The observed differences in taxonomic composition and diversity between soils under healthy canopies (HOs vs. healthy Scots pines; see Figs. 4, 5, Table S3) could hardly be associated with litter chemistry, as observed in other studies (Binkley 1995; Strickland et al. 2009; Ushio et al. 2010), because quantity and/or quality of SOM (Tables 1 and 2) and nutrient composition of leaf litter (Table 3), did not differ substantially under those canopies. Other aromatic compounds, such as species-specific phenols (Kuiters 1990; Kraus et al. 2003), which may strongly affect the composition and structure of soil microbial communities (Kuiters 1990; Kraus et al. 2003; Strickland et al. 2009; Ushio et al. 2010), were not significantly different between canopies either (Tables S1 and S2). The observed differences may, therefore, respond to other species-specific plant-soil interactions not accounted for in this study, for example, species-specific volatile organic compounds emitted by litter and roots, which are known to affect the structure, stoichiometry and functioning of soil microbial communities (Ramirez et al. 2009; Asensio et al. 2012). The degree of specificity in the interaction between plants and microbes seems, therefore, a very complex matter that involve eco-physiological and/or ecological mechanisms far from being understood.
Tree dieback and death were associated with important differences in diversity (Table S3), structure (Fig. 3), and taxonomic composition of soil bacterial communities (Figs. 4, 5). Eco-physiological changes associated with tree defoliation were, in turn, associated with rapid shifts in the abundance of key taxons of the bacterial community (Figs. 4, 5). Indeed, the loss of health of Scots pine on this or similar stands has been associated with a significant drop in plant-tissue nonstructural forms of C (Galiano et al. 2011), which might have also affected resource allocation to different tree compartments (Sala et al. 2010; McDowell 2011) and hence to roots and associated soil microbes. Soil bacterial communities under DPs, whose death is dated about a decade ago (HereŞ et al. 2011), showed important differences in the diversity (Table S3), structure (Fig. 3), and relative abundance of key taxa (Figs. 4, 5) with respect to bacterial communities under living canopies (healthy and DFPs as well as HOs). We found a significant increase in bacterial diversity (Table S3) with respect to HPs and a clear divergence in community structure with respect to living pines (healthy and defoliated; Fig. 3). This increase in bacterial diversity (Table S3) and the occurrence of a number of new taxa not observed under living vegetation (Table S4) indicate that tree mortality may have stimulated the gap colonization by new bacterial taxa during the last decade, as seen in the early succession stages of microbial community colonization (Huston 1994; Jackson 2003).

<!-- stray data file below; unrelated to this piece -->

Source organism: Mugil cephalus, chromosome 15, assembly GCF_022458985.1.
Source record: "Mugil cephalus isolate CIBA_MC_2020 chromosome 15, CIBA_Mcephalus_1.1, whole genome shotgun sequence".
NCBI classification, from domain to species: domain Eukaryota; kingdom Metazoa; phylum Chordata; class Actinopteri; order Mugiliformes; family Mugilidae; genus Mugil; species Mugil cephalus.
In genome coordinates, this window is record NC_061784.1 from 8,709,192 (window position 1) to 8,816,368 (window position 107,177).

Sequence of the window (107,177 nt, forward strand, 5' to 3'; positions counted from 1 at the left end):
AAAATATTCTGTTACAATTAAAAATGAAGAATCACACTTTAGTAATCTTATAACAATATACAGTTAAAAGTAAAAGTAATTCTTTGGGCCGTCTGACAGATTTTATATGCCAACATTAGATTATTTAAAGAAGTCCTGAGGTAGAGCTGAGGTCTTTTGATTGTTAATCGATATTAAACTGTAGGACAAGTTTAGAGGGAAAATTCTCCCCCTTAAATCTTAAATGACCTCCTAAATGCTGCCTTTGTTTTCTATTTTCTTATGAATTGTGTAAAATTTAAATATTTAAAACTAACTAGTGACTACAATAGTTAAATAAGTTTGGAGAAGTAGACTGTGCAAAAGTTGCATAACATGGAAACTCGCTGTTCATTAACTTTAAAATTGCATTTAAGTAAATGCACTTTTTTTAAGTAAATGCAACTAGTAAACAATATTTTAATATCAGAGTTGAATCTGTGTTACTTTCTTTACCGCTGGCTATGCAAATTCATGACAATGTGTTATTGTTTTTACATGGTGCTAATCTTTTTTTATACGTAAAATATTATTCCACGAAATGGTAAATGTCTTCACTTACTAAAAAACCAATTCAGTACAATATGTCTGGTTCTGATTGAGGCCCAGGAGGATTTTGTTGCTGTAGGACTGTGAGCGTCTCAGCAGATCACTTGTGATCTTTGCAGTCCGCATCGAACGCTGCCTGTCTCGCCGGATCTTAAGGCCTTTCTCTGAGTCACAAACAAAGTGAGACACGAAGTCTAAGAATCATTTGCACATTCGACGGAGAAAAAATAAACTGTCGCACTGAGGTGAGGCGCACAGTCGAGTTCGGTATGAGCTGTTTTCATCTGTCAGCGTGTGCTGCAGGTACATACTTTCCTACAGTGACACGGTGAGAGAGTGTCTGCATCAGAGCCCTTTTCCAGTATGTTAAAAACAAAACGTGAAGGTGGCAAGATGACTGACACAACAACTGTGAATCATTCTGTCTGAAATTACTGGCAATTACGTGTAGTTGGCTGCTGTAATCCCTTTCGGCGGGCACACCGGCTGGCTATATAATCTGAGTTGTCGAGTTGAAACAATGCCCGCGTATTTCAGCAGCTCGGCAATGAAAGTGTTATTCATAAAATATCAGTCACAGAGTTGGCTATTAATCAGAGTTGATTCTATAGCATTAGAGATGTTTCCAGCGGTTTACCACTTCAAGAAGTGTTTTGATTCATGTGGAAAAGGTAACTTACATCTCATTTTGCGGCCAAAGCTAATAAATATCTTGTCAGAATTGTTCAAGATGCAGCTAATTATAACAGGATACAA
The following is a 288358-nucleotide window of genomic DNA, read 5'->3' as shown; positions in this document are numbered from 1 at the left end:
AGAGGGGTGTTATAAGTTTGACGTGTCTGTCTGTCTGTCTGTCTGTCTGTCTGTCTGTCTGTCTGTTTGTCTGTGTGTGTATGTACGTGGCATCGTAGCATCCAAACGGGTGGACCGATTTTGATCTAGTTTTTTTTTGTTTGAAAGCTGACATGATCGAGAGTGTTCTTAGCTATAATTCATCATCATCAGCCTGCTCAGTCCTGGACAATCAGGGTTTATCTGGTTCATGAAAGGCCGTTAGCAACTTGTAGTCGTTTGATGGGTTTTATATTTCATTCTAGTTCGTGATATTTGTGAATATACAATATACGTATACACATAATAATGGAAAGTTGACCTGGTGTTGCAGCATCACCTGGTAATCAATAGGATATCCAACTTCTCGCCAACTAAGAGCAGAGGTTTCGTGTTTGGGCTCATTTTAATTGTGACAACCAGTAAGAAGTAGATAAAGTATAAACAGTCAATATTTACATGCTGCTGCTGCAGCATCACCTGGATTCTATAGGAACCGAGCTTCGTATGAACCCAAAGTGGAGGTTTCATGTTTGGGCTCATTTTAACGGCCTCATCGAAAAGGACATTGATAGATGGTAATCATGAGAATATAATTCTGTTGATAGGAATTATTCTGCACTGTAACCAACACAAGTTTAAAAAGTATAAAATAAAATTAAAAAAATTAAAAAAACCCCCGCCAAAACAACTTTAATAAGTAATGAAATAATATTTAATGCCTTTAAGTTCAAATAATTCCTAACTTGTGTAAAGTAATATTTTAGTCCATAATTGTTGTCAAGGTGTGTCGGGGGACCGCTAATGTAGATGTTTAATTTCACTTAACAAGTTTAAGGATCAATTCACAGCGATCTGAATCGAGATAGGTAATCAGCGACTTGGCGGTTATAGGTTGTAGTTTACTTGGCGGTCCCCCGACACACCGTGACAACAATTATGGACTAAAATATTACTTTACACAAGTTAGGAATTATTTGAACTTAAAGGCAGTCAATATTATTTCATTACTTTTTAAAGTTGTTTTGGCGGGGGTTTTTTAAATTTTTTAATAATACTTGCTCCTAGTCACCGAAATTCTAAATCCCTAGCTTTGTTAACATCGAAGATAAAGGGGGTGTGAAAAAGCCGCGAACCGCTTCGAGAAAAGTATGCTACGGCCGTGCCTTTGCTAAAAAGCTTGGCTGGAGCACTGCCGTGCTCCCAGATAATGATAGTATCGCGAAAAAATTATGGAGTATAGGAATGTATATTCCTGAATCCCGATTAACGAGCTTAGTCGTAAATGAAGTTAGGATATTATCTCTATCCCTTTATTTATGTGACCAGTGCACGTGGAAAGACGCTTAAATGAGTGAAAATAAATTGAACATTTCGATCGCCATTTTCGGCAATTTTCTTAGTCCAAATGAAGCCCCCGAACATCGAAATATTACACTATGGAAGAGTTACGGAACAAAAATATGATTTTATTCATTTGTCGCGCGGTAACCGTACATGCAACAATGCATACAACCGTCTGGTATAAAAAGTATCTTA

Besides the relative increase observed in diversity, pine mortality-driven changes in key abundant taxa, for example, Actynomycetes, Solirubrobacterias, Rhizobiales, or Xantomonadales, pointed towards a convergence of the bacterial communities under dead trees and HOs (Figs. 3-5, and Figs. S2 and S3). Assuming that root-associated organisms are, to some extent, species-specific (Yeates 1999; De Deyn et al. 2003; Bever et al. 1997) our results may indicate that gaps generated by pines are being colonized not only by new bacterial taxa, but also by roots from healthy HOs and their associated microorganisms. We therefore hypothesize that the observed convergence may respond to an early colonization by new bacterial taxa and new HO roots and microorganisms associated into the space occupied by the dead pine area of influence. As explained above, our results indicates that the niche left by dead individuals has been occupied by new roots of surrounding living vegetation, which given the observed convergence of the bacterial communities may imply a more complete use by healthy HOs of microhabitats and the resources left by DPs. Once a tree is dead, the whole pool organic matter generated becomes very susceptible source of nutrients and energy for exploitation by colonizer plant roots (Sanford 1989; Ostertag 1998).